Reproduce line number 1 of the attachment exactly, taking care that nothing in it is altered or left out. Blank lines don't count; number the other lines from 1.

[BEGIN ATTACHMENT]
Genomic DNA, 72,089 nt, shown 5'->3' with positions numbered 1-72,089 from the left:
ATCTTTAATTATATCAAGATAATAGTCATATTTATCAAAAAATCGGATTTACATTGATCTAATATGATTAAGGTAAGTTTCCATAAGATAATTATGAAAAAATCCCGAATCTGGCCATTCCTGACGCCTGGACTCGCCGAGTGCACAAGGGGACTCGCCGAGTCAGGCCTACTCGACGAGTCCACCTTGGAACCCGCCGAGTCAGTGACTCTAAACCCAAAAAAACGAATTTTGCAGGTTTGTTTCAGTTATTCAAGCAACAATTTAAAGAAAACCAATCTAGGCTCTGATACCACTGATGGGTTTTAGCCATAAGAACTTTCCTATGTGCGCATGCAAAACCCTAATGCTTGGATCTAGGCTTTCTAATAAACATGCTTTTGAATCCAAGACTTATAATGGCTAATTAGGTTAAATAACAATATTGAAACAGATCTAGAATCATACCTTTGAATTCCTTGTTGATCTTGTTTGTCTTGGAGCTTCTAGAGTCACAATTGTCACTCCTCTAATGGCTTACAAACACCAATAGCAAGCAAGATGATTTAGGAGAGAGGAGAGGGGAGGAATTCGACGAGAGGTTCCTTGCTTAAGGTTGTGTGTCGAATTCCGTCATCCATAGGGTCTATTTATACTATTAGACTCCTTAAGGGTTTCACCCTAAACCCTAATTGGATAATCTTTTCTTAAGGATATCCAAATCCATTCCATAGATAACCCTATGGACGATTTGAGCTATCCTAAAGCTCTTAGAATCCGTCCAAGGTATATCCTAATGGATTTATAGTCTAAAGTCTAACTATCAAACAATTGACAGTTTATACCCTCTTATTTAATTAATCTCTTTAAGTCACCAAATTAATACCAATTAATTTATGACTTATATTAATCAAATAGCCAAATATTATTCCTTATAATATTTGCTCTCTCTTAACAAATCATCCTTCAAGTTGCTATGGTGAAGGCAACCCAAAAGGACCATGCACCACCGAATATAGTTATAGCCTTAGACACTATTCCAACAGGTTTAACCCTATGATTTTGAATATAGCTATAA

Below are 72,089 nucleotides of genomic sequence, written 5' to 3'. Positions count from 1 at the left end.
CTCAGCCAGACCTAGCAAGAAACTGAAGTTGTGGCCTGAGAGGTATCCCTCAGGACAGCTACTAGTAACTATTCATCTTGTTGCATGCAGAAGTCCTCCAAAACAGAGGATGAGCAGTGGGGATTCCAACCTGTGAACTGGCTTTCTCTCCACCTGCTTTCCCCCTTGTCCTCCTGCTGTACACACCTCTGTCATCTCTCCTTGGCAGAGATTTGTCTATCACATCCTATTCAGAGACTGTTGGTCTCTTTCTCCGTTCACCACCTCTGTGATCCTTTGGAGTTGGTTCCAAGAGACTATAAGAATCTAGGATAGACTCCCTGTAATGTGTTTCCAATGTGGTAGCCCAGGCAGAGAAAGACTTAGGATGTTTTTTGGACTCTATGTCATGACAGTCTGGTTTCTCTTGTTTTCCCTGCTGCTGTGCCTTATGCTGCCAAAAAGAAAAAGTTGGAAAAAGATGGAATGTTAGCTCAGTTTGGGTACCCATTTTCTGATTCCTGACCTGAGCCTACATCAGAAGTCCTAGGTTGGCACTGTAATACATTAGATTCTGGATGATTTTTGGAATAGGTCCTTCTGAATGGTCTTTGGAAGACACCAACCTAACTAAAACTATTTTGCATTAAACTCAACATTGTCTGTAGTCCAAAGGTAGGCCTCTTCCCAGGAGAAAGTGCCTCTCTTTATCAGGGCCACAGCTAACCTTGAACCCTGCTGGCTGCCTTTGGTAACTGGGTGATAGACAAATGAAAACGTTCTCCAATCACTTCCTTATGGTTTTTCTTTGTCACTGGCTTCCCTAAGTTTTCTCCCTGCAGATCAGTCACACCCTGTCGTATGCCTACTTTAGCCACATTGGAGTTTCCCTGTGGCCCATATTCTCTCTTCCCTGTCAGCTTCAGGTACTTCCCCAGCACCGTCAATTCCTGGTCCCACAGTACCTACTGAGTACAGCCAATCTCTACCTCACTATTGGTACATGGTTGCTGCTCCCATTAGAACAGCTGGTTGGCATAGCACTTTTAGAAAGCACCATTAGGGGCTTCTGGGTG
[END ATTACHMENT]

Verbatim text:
Genomic DNA, 72,089 nt, shown 5'->3' with positions numbered 1-72,089 from the left: